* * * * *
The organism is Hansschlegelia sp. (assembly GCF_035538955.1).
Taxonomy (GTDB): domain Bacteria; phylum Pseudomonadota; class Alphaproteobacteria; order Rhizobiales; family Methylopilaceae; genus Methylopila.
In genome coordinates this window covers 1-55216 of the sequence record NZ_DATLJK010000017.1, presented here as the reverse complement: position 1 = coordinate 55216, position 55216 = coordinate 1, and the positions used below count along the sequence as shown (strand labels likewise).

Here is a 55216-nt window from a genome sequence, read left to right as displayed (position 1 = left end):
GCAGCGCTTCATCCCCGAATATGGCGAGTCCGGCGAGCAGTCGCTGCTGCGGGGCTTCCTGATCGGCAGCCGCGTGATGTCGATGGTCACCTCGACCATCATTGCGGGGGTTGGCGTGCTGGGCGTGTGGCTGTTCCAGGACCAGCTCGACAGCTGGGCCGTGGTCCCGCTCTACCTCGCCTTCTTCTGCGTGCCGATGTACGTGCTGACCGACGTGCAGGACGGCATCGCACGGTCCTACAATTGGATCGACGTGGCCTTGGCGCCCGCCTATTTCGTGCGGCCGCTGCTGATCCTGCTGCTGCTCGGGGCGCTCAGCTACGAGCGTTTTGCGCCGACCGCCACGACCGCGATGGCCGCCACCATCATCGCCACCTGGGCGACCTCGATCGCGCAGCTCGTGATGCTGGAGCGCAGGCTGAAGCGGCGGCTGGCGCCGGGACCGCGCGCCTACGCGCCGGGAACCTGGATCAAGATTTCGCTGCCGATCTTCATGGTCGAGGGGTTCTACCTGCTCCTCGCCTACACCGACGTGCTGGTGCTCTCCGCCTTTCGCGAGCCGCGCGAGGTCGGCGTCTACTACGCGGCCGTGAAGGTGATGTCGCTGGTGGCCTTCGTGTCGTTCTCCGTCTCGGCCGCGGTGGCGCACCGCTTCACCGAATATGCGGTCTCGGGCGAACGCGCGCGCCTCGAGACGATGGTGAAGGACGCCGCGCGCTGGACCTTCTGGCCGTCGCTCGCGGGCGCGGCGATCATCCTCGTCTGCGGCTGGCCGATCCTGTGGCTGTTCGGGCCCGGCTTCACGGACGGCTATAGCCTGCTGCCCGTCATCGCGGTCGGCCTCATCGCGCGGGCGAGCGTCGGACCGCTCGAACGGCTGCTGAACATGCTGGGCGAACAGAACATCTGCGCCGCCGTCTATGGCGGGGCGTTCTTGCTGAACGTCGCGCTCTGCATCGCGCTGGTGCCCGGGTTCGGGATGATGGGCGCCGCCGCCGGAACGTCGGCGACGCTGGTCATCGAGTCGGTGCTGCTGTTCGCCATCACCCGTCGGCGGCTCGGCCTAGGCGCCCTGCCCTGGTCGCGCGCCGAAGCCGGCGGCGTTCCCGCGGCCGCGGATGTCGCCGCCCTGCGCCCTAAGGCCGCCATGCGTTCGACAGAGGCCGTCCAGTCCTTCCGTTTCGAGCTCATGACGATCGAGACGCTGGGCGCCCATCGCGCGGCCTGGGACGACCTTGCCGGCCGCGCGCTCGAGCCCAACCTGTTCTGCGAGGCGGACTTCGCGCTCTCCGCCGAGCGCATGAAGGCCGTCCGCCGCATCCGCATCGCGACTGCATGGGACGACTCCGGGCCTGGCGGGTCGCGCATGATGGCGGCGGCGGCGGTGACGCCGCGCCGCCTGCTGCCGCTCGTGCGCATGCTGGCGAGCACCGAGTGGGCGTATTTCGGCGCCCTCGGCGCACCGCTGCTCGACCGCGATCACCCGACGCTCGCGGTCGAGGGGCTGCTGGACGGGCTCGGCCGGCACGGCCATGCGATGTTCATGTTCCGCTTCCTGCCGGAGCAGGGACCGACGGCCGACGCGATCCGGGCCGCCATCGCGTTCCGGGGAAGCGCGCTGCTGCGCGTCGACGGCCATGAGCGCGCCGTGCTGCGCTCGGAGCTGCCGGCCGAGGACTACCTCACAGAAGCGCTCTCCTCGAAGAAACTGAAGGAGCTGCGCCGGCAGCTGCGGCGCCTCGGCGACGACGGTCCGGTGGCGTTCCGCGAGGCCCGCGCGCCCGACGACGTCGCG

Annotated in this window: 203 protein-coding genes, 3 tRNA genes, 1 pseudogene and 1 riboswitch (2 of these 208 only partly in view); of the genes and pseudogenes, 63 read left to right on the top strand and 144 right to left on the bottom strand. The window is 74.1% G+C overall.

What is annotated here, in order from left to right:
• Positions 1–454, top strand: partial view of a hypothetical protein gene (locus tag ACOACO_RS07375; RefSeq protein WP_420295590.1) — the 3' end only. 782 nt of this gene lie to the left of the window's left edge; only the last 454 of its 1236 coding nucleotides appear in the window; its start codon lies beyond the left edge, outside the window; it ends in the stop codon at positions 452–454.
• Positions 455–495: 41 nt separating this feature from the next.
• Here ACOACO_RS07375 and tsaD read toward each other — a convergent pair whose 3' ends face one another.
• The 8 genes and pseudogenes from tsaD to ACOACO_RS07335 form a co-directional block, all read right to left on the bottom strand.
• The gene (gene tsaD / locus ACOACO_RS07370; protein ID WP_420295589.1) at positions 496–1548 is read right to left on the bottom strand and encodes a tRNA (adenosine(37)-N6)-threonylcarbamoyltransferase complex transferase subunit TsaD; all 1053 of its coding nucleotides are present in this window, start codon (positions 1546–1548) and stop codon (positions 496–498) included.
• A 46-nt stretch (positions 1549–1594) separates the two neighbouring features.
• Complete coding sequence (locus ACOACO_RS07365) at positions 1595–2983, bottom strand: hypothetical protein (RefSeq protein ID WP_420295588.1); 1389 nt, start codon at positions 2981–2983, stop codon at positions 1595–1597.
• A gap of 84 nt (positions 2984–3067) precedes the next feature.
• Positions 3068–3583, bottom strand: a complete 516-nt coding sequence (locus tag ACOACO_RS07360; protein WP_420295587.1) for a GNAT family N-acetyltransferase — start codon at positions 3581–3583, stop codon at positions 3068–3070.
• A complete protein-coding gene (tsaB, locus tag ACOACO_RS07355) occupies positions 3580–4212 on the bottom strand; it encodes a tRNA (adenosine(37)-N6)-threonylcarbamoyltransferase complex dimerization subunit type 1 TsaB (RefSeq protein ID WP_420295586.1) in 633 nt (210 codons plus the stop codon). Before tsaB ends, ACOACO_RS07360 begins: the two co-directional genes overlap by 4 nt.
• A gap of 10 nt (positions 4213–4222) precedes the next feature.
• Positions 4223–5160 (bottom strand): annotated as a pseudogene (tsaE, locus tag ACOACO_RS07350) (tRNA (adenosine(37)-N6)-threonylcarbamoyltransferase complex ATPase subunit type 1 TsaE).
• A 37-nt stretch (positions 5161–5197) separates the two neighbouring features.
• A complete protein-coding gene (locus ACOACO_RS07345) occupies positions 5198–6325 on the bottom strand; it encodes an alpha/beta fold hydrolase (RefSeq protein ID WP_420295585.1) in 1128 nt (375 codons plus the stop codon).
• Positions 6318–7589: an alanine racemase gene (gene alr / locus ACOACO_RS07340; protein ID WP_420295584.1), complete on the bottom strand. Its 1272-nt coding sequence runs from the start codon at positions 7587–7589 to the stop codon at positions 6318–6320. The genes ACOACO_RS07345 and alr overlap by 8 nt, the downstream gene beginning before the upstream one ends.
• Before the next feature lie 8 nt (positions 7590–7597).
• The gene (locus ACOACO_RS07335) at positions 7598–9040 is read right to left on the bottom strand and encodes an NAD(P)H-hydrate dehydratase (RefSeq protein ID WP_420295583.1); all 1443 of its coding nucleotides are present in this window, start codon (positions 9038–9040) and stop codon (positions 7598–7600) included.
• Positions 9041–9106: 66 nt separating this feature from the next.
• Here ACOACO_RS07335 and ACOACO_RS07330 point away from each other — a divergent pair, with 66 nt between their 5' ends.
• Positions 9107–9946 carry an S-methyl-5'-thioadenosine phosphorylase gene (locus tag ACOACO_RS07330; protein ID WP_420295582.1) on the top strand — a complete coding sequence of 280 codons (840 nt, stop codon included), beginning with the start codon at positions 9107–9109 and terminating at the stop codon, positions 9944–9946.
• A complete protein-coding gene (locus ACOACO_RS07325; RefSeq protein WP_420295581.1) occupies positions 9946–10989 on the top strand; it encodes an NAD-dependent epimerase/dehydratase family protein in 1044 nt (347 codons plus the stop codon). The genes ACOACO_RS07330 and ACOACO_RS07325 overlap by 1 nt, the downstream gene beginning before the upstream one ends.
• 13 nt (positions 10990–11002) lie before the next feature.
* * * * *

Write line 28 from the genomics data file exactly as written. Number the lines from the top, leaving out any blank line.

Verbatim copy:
• A complete protein-coding gene (locus ACOACO_RS07325; RefSeq protein WP_420295581.1) occupies positions 9946–10989 on the top strand; it encodes an NAD-dependent epimerase/dehydratase family protein in 1044 nt (347 codons plus the stop codon). The genes ACOACO_RS07330 and ACOACO_RS07325 overlap by 1 nt, the downstream gene beginning before the upstream one ends.